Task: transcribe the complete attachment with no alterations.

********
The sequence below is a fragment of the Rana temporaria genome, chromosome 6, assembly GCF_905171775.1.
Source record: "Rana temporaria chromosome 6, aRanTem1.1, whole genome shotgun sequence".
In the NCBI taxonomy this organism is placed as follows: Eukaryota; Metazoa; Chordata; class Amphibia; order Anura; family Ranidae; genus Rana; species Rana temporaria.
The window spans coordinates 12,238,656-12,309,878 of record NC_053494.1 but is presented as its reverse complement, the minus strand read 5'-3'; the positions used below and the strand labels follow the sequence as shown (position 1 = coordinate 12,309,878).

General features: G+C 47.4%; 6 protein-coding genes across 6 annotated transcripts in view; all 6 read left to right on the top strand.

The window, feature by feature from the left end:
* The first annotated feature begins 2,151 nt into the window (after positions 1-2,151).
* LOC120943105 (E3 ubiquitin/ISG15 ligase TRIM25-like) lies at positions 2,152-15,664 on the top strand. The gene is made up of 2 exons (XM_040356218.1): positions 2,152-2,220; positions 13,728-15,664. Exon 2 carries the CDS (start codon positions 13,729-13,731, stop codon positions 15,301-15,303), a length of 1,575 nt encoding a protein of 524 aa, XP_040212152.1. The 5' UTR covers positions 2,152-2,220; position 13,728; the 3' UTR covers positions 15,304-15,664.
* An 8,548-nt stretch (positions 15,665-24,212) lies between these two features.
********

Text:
The sequence below is a fragment of the Rana temporaria genome, chromosome 6, assembly GCF_905171775.1.
Source record: "Rana temporaria chromosome 6, aRanTem1.1, whole genome shotgun sequence".
In the NCBI taxonomy this organism is placed as follows: Eukaryota; Metazoa; Chordata; class Amphibia; order Anura; family Ranidae; genus Rana; species Rana temporaria.
The window spans coordinates 12,238,656-12,309,878 of record NC_053494.1 but is presented as its reverse complement, the minus strand read 5'-3'; the positions used below and the strand labels follow the sequence as shown (position 1 = coordinate 12,309,878).

General features: G+C 47.4%; 6 protein-coding genes across 6 annotated transcripts in view; all 6 read left to right on the top strand.

The window, feature by feature from the left end:
* The first annotated feature begins 2,151 nt into the window (after positions 1-2,151).
* LOC120943105 (E3 ubiquitin/ISG15 ligase TRIM25-like) lies at positions 2,152-15,664 on the top strand. The gene is made up of 2 exons (XM_040356218.1): positions 2,152-2,220; positions 13,728-15,664. Exon 2 carries the CDS (start codon positions 13,729-13,731, stop codon positions 15,301-15,303), a length of 1,575 nt encoding a protein of 524 aa, XP_040212152.1. The 5' UTR covers positions 2,152-2,220; position 13,728; the 3' UTR covers positions 15,304-15,664.
* An 8,548-nt stretch (positions 15,665-24,212) lies between these two features.